Background and Methodology
The use of ionophores and hormonal implants is common in North American Feedlots. Consumer surveys have shown that use of growth promotants in beef production is considered a risk for human health. “Natural” beef produced without the use of ionophores and hormonal implants could be an alternative production system to satisfy consumer demand. Other reported cited in this work showed that cattle targeted for niche markets requiring the abandonment of hormonal implants and antimicrobials would need to gain a price premium of $44 US to be competitive with conventional beef. This study was conducted to evaluate forage vs. grain finishing with or without the use of growth promotants on growth performance, cost of production, and carcass characteristics. Forty Angus-cross steers were used to evaluate five beef cattle management regimes for their effect on growth performance, carcass characteristics, and cost of production.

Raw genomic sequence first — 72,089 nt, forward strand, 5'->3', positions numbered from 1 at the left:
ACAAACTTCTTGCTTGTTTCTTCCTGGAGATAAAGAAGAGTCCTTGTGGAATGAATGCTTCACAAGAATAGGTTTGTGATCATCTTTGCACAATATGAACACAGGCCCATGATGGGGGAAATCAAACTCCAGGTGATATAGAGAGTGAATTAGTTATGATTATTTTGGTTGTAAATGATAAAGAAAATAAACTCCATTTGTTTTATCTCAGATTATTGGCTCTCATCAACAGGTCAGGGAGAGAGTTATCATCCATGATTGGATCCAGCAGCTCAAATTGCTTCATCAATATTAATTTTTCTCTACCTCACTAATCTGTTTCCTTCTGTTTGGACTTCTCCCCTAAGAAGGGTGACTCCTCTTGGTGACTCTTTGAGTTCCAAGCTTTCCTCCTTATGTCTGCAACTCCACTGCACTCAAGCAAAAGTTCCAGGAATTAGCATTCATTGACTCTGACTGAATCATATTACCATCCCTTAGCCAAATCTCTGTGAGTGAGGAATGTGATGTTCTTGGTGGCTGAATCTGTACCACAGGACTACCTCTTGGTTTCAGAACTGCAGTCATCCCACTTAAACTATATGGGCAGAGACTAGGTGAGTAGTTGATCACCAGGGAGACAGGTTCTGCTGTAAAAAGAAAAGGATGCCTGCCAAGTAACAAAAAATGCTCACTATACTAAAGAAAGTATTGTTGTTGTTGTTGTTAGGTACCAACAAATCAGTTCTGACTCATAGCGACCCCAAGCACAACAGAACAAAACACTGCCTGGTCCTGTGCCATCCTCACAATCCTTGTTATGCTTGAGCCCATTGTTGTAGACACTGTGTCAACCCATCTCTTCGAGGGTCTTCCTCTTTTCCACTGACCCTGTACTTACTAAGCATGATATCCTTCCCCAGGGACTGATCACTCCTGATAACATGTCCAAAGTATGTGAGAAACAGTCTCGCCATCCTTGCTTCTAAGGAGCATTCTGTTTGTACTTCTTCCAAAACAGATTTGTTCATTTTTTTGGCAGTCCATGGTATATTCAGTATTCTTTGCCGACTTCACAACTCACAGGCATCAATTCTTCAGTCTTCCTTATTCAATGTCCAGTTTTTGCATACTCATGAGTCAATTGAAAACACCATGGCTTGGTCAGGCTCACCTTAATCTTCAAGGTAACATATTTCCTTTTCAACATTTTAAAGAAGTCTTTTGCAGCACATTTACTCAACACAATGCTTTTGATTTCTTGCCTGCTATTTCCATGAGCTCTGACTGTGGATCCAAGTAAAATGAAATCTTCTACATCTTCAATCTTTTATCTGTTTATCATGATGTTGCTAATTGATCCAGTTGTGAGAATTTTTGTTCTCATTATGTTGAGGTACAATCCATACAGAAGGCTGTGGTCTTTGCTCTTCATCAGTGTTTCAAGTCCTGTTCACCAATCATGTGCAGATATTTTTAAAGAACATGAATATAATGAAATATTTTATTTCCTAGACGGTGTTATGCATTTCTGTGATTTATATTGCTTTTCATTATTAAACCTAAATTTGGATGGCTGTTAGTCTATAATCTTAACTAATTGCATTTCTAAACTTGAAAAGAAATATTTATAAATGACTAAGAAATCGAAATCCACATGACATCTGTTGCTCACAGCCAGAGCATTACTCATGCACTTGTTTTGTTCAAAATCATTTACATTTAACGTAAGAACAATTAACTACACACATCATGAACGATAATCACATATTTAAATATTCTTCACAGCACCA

Overall, average daily gain (ADG) for animals treated with growth promotants or fed supplementary diet was increased (P<0.01) by 25 and 21% respectively, compared with steers reared on grass silage alone. Except for hot carcass weight (HCW), (P<0.01) the use of growth promotants did not affect carcass measurements. Increasing the proportion of barley in the diet of steers finished on forage produced a heavier HCW (P<0.01) and a greater (P<0.01) quality grade. Because of their lower HCW and quality grade, cattle targeted for a forage-fed, nonimplanted beef market would need to gain a 16% premium to be economically competitive with cattle finished conventionally.
Berthiaune, R., Mandell, I., Faucitana, L., & Lafrenière, C. (2005). Comparison of alternative beef production systems based on forage finishing or grain-forage diets with or without growth promotants: 1. Feedlot performance, carcass quality, and production costs. J. Anim. Sci. 84:2168-2177.